December 15, 2017

Mr. War Criminal Is Coming for a White House Handshake


Iraqi Prime Minister Nouri al-Maliki, under investigation by a Spanish court for war crimes against Iranian dissidents in Camp Ashraf, Iraq, is coming to Washington for a hand hake with President Obama at the White House.

As his December 5 op-ed piece in the Washington Post shows, Maliki is visiting Washington to try to defuse the well-placed fears about Iraq, under his leadership, becoming a proxy state for Iran. And, again judging by his commentary in the Post, he feels behooved to justify, albeit ineffectively, his made-in-Tehran plans to either forcibly relocate Camp Ashraf residents to multiple detention centers in Iraq before extraditing them to Iran, or kill them all at Camp Ashraf if the residents resist the forcible relocation.

So, in either case, President Obama may be shaking hands with a war criminal responsible for massacre of the unarmed and defenseless population in Camp Ashraf. That’s not exactly the kind of poster image President Obama may want for his re-election campaign. He must therefore seize the December 12 White House visit to convey in the most unequivocal terms the United States’ resolve in seeing the camp residents unharmed. 

Speaking in a Washington conference about Camp Ashraf situation last November, Professor Alan Dershowitz, an authority in international law and genocide prevention, said in reference to Maliki’s White House visit that “If the President of the United States does not demand a change in the Iraqi government’s commitment to close the camp [by end of 2011], his silence will be taken as acquiescence, and that is so dangerous, silent acquiescence.”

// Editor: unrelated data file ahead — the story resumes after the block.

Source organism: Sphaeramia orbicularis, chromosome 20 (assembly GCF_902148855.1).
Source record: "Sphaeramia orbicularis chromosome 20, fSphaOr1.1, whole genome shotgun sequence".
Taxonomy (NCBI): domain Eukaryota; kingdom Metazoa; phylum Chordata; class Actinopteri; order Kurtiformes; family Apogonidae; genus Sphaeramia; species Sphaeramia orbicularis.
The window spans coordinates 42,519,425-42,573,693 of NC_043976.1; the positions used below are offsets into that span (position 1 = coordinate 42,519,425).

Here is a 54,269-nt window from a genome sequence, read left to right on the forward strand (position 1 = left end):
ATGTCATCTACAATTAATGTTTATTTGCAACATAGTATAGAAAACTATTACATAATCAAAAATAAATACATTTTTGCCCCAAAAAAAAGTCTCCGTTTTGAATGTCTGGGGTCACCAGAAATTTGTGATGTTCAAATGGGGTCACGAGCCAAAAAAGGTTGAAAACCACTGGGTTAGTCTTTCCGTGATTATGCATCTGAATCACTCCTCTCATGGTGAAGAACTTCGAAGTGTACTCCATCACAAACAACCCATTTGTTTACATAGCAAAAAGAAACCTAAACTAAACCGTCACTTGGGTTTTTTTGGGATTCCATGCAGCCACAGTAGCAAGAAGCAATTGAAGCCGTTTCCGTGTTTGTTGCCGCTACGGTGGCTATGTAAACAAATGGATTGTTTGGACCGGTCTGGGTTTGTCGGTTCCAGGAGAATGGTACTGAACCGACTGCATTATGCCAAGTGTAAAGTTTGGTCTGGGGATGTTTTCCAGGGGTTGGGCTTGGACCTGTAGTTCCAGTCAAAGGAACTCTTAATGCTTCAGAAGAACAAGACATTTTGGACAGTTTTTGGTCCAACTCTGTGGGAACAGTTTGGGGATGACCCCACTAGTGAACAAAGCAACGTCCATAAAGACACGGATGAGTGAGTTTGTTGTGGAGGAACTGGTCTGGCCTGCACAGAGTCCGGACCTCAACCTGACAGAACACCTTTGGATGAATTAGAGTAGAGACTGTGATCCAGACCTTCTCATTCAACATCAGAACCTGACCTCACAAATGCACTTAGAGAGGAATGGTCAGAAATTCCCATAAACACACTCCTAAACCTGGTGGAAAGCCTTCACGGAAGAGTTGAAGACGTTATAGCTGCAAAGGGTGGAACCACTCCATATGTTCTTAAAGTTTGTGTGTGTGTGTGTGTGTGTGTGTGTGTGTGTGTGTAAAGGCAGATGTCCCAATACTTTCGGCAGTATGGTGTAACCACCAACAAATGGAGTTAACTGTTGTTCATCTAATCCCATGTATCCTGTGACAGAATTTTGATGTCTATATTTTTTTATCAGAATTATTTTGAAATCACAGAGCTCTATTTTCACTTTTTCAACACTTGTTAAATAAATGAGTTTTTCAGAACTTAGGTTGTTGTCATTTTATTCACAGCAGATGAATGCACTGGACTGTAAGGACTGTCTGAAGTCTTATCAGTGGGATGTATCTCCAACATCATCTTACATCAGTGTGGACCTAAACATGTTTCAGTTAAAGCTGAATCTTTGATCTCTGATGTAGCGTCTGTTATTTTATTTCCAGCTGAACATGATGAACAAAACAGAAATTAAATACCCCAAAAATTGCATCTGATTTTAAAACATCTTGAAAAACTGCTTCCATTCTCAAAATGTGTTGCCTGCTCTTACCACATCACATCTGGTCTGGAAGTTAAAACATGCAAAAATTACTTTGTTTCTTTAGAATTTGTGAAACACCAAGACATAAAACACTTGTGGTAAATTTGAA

Dershowitz said: “When the holocaust happened, everybody said we didn’t know. When the Armenian genocide occurred, we didn’t know, when Cambodian genocides were occurring, people were telling us it was propaganda, we didn’t know. Rwanda Darfur, we didn’t know. We know [about Camp Ashraf]. We have been told. We have been warned.”

The fact remains that the 3,400 residents of Camp Ashraf were promised protection. Those individuals and the camp’s leadership trusted America’s promise signed by most senior commanders of the US military, and gave up their weapons. With the deadline set by Iraq to close down the camp in just over three weeks and with the official departure of US forces, the question making round in the US Congress and among thousands of Iranian-Americans who s is:

Would President Obama uphold America’s promise and ensure safety and security of Camp Ashraf residents?

Would President Obama honor the contract America signed with each individual at Camp Ashraf and would not leave them behind unprotected?

Would Administration stop paying lip service to the dire humanitarian situation in Camp Ashraf and fulfill its commitments by asking Maliki to extend his December 31 deadline to close down Camp Ashraf so that the UN refugee agency can carry out the process of relocating the residents to third countries in a safe a secure manner?

The clock is ticking, and the lives of 3,400 Iranian dissidents, including 1,000 women, are on the line as Camp Ashraf is inching toward Srebrenica-style massacre before the year’s end.

Navid Dara is a Washington-based analyst of US policy towards Iran.